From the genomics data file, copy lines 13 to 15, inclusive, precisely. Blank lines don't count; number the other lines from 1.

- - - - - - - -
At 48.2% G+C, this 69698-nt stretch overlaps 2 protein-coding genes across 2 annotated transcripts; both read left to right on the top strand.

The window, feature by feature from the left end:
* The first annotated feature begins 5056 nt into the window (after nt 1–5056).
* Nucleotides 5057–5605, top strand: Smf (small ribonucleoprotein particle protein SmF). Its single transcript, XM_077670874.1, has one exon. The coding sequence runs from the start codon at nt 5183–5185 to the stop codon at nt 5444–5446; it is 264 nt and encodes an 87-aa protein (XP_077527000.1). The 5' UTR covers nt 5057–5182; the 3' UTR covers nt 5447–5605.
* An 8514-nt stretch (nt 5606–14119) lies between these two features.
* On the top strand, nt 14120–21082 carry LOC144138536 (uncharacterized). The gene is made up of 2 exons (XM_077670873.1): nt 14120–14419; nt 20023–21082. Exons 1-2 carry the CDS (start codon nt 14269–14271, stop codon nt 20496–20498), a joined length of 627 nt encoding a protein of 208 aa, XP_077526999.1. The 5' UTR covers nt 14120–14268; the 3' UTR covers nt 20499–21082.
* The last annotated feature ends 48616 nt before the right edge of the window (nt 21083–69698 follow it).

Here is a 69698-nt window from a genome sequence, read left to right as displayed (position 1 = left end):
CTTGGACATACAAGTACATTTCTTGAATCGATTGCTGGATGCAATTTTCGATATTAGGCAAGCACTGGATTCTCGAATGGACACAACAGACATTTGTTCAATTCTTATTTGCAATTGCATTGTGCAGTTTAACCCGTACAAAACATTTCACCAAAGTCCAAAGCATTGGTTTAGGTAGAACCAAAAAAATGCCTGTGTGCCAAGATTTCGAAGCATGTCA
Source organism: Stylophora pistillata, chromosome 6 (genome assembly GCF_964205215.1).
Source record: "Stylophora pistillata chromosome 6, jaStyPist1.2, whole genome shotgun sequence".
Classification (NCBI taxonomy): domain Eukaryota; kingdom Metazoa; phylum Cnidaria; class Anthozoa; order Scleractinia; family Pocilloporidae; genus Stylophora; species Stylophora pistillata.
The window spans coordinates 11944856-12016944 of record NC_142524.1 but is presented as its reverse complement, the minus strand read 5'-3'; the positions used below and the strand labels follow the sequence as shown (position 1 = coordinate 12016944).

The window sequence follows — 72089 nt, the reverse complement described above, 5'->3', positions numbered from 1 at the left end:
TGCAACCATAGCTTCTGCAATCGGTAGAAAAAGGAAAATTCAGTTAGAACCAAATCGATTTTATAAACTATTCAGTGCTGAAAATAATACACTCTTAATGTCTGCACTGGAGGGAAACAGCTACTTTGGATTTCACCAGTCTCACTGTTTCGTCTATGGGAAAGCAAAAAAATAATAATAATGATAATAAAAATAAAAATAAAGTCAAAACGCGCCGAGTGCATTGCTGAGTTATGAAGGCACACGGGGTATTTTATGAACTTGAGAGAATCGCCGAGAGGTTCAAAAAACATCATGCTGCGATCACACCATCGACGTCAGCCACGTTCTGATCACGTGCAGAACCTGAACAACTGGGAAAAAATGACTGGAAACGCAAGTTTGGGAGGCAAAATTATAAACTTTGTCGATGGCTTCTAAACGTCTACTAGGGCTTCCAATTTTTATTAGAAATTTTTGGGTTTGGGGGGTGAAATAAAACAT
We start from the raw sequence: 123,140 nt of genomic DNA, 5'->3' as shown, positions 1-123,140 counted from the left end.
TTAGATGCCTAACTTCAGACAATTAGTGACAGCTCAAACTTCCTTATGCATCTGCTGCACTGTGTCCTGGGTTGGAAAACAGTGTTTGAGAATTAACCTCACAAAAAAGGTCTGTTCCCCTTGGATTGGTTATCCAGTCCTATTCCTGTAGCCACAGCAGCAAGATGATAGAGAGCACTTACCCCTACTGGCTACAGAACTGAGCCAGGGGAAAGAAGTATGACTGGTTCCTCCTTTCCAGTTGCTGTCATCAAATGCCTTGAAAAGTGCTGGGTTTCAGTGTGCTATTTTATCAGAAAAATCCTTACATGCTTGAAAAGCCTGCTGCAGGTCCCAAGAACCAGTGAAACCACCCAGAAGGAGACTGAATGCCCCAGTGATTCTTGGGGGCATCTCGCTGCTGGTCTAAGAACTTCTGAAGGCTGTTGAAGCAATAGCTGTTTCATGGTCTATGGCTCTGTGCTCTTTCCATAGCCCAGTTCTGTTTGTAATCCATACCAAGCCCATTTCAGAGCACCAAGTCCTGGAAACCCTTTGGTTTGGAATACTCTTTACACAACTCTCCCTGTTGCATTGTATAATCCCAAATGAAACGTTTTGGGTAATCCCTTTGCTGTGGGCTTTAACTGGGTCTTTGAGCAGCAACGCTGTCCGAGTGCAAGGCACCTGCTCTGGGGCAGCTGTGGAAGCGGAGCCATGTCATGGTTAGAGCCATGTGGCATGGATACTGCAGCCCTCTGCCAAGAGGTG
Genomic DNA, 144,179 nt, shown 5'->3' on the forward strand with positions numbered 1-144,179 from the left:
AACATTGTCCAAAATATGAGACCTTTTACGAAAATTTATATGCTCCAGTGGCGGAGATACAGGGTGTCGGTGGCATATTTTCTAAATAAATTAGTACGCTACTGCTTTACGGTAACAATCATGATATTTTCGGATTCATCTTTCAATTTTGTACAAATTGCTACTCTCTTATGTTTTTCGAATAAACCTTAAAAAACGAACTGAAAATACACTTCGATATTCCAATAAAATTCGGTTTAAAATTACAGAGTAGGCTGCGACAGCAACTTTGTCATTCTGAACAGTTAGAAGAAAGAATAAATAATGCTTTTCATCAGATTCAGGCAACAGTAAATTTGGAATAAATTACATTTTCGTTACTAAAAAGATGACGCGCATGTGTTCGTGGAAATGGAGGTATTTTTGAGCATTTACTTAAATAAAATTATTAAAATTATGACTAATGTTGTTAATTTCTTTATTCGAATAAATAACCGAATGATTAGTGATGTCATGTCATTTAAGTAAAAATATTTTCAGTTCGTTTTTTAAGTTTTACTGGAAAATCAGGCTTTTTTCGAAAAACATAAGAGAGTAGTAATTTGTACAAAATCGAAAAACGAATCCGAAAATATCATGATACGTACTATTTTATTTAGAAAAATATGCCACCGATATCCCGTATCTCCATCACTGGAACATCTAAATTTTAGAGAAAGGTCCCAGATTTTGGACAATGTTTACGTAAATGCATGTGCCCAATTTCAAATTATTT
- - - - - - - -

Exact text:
The window spans coordinates 11944856-12016944 of record NC_142524.1 but is presented as its reverse complement, the minus strand read 5'-3'; the positions used below and the strand labels follow the sequence as shown (position 1 = coordinate 12016944).

The window sequence follows — 72089 nt, the reverse complement described above, 5'->3', positions numbered from 1 at the left end:
TGCAACCATAGCTTCTGCAATCGGTAGAAAAAGGAAAATTCAGTTAGAACCAAATCGATTTTATAAACTATTCAGTGCTGAAAATAATACACTCTTAATGTCTGCACTGGAGGGAAACAGCTACTTTGGATTTCACCAGTCTCACTGTTTCGTCTATGGGAAAGCAAAAAAATAATAATAATGATAATAAAAATAAAAATAAAGTCAAAACGCGCCGAGTGCATTGCTGAGTTATGAAGGCACACGGGGTATTTTATGAACTTGAGAGAATCGCCGAGAGGTTCAAAAAACATCATGCTGCGATCACACCATCGACGTCAGCCACGTTCTGATCACGTGCAGAACCTGAACAACTGGGAAAAAATGACTGGAAACGCAAGTTTGGGAGGCAAAATTATAAACTTTGTCGATGGCTTCTAAACGTCTACTAGGGCTTCCAATTTTTATTAGAAATTTTTGGGTTTGGGGGGTGAAATAAAACAT